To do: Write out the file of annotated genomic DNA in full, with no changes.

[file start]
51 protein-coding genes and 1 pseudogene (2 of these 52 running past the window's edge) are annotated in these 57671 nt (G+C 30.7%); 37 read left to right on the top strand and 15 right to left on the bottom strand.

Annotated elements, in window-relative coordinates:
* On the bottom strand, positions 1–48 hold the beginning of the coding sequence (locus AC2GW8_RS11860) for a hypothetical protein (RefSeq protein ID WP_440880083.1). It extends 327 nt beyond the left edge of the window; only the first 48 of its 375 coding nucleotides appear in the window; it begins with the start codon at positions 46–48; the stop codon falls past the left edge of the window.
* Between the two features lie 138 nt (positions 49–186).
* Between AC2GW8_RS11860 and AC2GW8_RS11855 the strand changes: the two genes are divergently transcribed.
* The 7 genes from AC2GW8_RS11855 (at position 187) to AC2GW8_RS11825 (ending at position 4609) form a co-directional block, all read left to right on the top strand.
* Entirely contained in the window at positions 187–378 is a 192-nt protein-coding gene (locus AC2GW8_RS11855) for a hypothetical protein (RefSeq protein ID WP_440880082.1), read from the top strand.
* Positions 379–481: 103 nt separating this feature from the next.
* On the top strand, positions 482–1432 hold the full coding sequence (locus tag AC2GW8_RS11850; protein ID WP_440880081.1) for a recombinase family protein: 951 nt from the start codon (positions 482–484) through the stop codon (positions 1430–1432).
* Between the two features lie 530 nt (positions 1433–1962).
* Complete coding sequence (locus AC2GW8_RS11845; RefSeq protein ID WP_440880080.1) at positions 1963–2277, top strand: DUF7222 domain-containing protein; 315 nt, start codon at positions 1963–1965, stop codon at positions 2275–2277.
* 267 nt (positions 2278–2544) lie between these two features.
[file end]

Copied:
51 protein-coding genes and 1 pseudogene (2 of these 52 running past the window's edge) are annotated in these 57671 nt (G+C 30.7%); 37 read left to right on the top strand and 15 right to left on the bottom strand.

Annotated elements, in window-relative coordinates:
* On the bottom strand, positions 1–48 hold the beginning of the coding sequence (locus AC2GW8_RS11860) for a hypothetical protein (RefSeq protein ID WP_440880083.1). It extends 327 nt beyond the left edge of the window; only the first 48 of its 375 coding nucleotides appear in the window; it begins with the start codon at positions 46–48; the stop codon falls past the left edge of the window.
* Between the two features lie 138 nt (positions 49–186).
* Between AC2GW8_RS11860 and AC2GW8_RS11855 the strand changes: the two genes are divergently transcribed.
* The 7 genes from AC2GW8_RS11855 (at position 187) to AC2GW8_RS11825 (ending at position 4609) form a co-directional block, all read left to right on the top strand.
* Entirely contained in the window at positions 187–378 is a 192-nt protein-coding gene (locus AC2GW8_RS11855) for a hypothetical protein (RefSeq protein ID WP_440880082.1), read from the top strand.
* Positions 379–481: 103 nt separating this feature from the next.
* On the top strand, positions 482–1432 hold the full coding sequence (locus tag AC2GW8_RS11850; protein ID WP_440880081.1) for a recombinase family protein: 951 nt from the start codon (positions 482–484) through the stop codon (positions 1430–1432).
* Between the two features lie 530 nt (positions 1433–1962).
* Complete coding sequence (locus AC2GW8_RS11845; RefSeq protein ID WP_440880080.1) at positions 1963–2277, top strand: DUF7222 domain-containing protein; 315 nt, start codon at positions 1963–1965, stop codon at positions 2275–2277.
* 267 nt (positions 2278–2544) lie between these two features.